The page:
Americans eat too much salt.
There is no clinically established evidence on the amount of salt required by humans. Individual salt requirements are dictated by genetic make-up, age, overall activity and specific health issues such as salt sensitivity. The current recommended levels of salt consumption were arbitrarily chosen based upon concerns for salt sensitive individuals. There is no evidence that the recommended levels of salt consumption provide a health benefit to consumers.
Reducing salt consumption improves your health.
Salt is unfairly blamed for causing high blood pressure and the resultant cardiovascular health outcomes. Clinical evidence indicates that salt or sodium is not the culprit. What is critical is that we maintain a balance of nutrients in our diet, particularly minerals such as sodium, potassium and magnesium. The best way to do this is to consume plenty of salads and vegetables. For most people, salt makes salads and vegetable much more palatable.
Cutting down on salt may not reduce disease, analysis concludes [Washington Post - 11/9/2011]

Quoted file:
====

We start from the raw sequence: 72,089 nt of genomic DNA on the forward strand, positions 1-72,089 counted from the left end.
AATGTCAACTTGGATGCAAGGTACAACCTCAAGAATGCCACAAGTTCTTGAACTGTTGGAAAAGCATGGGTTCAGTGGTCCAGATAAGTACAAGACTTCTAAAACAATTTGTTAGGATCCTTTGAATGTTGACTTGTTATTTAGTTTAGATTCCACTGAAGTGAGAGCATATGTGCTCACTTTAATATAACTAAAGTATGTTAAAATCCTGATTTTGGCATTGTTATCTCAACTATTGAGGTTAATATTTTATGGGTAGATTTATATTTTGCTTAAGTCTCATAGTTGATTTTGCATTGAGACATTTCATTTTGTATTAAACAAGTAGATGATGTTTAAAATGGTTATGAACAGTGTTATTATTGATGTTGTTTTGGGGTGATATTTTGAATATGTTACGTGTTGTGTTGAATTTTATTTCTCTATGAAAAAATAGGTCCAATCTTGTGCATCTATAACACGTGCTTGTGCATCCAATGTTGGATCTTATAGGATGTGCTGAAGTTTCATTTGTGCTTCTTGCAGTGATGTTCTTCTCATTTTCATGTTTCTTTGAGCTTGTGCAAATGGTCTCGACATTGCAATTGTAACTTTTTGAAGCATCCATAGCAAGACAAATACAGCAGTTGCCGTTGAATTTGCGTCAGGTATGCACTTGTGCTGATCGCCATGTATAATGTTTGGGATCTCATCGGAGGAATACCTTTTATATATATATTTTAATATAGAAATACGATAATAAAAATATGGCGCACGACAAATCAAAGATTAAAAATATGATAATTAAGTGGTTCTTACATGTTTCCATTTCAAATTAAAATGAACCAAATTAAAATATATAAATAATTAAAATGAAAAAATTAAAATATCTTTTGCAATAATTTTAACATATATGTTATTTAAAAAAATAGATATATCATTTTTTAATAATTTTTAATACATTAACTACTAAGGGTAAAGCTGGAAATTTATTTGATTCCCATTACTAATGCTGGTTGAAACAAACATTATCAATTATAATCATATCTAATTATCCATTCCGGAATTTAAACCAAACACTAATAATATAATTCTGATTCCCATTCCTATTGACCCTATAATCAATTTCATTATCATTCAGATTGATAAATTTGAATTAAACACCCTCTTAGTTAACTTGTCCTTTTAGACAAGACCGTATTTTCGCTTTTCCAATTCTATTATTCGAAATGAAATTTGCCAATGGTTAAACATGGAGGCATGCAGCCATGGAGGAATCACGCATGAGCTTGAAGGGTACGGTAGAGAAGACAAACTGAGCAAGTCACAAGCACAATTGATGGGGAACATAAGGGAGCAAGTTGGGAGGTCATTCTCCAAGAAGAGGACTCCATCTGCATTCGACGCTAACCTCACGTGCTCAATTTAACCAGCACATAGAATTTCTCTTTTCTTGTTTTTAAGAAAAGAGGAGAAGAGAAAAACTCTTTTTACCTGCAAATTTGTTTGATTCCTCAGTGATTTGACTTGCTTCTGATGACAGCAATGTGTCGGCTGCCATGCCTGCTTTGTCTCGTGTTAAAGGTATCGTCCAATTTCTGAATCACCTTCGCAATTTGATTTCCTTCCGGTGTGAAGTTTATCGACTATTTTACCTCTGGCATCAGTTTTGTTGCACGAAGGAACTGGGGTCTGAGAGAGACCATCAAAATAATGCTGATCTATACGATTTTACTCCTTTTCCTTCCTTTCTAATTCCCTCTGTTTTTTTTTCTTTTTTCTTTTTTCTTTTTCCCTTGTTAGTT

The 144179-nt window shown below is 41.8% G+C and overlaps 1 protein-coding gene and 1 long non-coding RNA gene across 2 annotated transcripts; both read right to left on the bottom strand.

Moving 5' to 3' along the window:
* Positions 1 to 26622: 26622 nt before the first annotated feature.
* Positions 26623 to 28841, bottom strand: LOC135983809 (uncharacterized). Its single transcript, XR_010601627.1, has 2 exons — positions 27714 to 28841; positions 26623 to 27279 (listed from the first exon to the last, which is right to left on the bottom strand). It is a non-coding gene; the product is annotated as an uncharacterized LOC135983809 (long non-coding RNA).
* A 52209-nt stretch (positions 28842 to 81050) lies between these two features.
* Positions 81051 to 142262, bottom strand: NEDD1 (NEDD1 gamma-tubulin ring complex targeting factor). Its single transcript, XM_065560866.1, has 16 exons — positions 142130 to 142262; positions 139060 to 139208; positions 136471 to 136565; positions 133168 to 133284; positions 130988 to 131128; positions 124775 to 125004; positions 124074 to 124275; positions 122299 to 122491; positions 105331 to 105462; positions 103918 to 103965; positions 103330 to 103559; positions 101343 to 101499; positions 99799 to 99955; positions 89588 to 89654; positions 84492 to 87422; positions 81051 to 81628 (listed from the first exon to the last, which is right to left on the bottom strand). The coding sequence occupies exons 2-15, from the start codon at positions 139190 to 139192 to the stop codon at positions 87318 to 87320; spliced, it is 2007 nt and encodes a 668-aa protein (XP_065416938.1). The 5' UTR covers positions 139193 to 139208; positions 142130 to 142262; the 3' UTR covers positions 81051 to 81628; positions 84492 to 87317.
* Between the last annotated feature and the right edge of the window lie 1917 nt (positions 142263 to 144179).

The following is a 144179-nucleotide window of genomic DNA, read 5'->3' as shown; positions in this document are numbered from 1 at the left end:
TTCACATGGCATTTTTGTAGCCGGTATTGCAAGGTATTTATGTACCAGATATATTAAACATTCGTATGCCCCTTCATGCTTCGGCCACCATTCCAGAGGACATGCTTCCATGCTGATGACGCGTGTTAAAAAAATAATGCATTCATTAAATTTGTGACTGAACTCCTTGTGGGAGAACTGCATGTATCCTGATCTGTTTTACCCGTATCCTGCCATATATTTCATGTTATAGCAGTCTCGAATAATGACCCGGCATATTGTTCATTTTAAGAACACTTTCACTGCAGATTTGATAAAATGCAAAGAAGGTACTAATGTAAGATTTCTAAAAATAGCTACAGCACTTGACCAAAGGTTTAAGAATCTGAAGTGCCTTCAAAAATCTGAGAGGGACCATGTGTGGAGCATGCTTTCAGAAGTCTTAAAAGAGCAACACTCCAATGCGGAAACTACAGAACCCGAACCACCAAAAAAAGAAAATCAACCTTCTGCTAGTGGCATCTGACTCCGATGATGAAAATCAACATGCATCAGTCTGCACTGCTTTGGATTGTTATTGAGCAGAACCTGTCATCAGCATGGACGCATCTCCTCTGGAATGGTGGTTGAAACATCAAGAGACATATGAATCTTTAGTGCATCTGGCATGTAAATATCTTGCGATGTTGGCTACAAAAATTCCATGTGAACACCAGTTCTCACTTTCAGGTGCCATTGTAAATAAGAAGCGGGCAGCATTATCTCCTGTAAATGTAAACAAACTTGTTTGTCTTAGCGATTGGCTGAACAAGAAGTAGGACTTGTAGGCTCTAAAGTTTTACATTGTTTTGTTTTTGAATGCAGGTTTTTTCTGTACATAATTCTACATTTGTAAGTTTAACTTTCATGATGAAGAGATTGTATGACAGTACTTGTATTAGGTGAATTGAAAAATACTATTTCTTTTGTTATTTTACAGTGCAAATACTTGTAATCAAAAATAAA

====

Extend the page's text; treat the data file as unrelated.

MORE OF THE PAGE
It's Time to End the War on Salt [Scientific American - 7/8/2011]
Imposing a public health policy through taxes on food and beverages is justified.
The purpose of taxes is to raise revenue in the most economically efficient way possible only to fund the government. Taxes should never be used to influence or control the behaviors of free citizens. Using the power of taxation to dissuade taxpayers from buying legal goods is nothing short of tyranny through the tax code. It is a slippery slope. Behaviors and activities that are not under the microscope today could soon be unpopular and the target of taxes in the future. Proponents of targeted taxes today should beware: their favorite things could soon be the subject of scorn and higher taxes.
Beverage taxes will curb obesity by curbing consumption.
Obesity has been found to correlate with a vast number of factors. Long-terms trials conducted to determine if discouraging consumption of sweetened beverages would reduce obesity among school children were unsuccessful.
Obesity Taxes Won't Work [InvestorPlace - 11/8/2011]
Overreaching on Obesity: Governments Consider New Taxes on Soda and Candy [Tax Foundation Special Report - 10/31/2011]
The food police are here to help us.
The food police are a widespread network of anti-consumer activists, elected officials, and celebrities who are guided by a radical political agenda and junk science.
School administrators need to control what kids eat.
Parents do not abdicate their role when they drop their kids off at school. It's an overreach of power when school officials take away jolly ranchers from children, inspect their lunch boxes, ban baked goods, etc.
Bureaucrats at the government-run departments of health know what's best for me.
Decisions about what you consume are best determined by you and your health professional. A one-size fits all government policy is not right for anyone at the local, state or federal level.